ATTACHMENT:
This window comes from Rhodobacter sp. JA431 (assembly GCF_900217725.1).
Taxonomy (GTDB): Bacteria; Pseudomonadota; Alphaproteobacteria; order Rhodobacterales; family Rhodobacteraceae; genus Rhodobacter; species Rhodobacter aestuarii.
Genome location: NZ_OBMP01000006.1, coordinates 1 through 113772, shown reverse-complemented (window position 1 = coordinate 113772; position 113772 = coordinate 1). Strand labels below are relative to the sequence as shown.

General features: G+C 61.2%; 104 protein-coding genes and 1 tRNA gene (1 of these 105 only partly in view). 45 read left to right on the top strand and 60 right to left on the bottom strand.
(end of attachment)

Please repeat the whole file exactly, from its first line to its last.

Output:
This window comes from Rhodobacter sp. JA431 (assembly GCF_900217725.1).
Taxonomy (GTDB): Bacteria; Pseudomonadota; Alphaproteobacteria; order Rhodobacterales; family Rhodobacteraceae; genus Rhodobacter; species Rhodobacter aestuarii.
Genome location: NZ_OBMP01000006.1, coordinates 1 through 113772, shown reverse-complemented (window position 1 = coordinate 113772; position 113772 = coordinate 1). Strand labels below are relative to the sequence as shown.

General features: G+C 61.2%; 104 protein-coding genes and 1 tRNA gene (1 of these 105 only partly in view). 45 read left to right on the top strand and 60 right to left on the bottom strand.